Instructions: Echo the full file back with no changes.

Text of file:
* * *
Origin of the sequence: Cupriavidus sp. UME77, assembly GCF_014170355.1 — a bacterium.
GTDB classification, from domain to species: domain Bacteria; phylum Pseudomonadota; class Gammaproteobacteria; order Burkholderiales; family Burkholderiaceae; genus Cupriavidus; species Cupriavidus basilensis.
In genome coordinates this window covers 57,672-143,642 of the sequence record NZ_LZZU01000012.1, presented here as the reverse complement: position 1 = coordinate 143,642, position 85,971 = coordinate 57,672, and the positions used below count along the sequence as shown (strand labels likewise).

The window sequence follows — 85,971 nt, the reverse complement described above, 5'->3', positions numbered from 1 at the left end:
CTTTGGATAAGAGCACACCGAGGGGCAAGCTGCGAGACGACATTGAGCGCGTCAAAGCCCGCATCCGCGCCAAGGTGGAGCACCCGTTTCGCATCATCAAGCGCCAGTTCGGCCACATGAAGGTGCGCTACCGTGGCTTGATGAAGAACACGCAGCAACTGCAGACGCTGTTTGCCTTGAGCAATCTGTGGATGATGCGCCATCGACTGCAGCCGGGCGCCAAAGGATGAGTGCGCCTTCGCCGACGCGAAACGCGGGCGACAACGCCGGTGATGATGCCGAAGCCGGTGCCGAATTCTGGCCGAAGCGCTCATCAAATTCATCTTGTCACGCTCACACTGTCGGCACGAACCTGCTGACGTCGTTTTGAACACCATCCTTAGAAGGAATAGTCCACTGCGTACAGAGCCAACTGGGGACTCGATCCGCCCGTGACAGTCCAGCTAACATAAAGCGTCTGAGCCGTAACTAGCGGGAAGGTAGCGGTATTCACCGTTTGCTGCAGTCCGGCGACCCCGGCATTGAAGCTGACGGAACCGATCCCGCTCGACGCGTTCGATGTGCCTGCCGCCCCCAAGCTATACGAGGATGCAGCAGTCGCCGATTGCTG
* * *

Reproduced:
Origin of the sequence: Cupriavidus sp. UME77, assembly GCF_014170355.1 — a bacterium.
GTDB classification, from domain to species: domain Bacteria; phylum Pseudomonadota; class Gammaproteobacteria; order Burkholderiales; family Burkholderiaceae; genus Cupriavidus; species Cupriavidus basilensis.
In genome coordinates this window covers 57,672-143,642 of the sequence record NZ_LZZU01000012.1, presented here as the reverse complement: position 1 = coordinate 143,642, position 85,971 = coordinate 57,672, and the positions used below count along the sequence as shown (strand labels likewise).

The window sequence follows — 85,971 nt, the reverse complement described above, 5'->3', positions numbered from 1 at the left end:
CTTTGGATAAGAGCACACCGAGGGGCAAGCTGCGAGACGACATTGAGCGCGTCAAAGCCCGCATCCGCGCCAAGGTGGAGCACCCGTTTCGCATCATCAAGCGCCAGTTCGGCCACATGAAGGTGCGCTACCGTGGCTTGATGAAGAACACGCAGCAACTGCAGACGCTGTTTGCCTTGAGCAATCTGTGGATGATGCGCCATCGACTGCAGCCGGGCGCCAAAGGATGAGTGCGCCTTCGCCGACGCGAAACGCGGGCGACAACGCCGGTGATGATGCCGAAGCCGGTGCCGAATTCTGGCCGAAGCGCTCATCAAATTCATCTTGTCACGCTCACACTGTCGGCACGAACCTGCTGACGTCGTTTTGAACACCATCCTTAGAAGGAATAGTCCACTGCGTACAGAGCCAACTGGGGACTCGATCCGCCCGTGACAGTCCAGCTAACATAAAGCGTCTGAGCCGTAACTAGCGGGAAGGTAGCGGTATTCACCGTTTGCTGCAGTCCGGCGACCCCGGCATTGAAGCTGACGGAACCGATCCCGCTCGACGCGTTCGATGTGCCTGCCGCCCCCAAGCTATACGAGGATGCAGCAGTCGCCGATTGCTG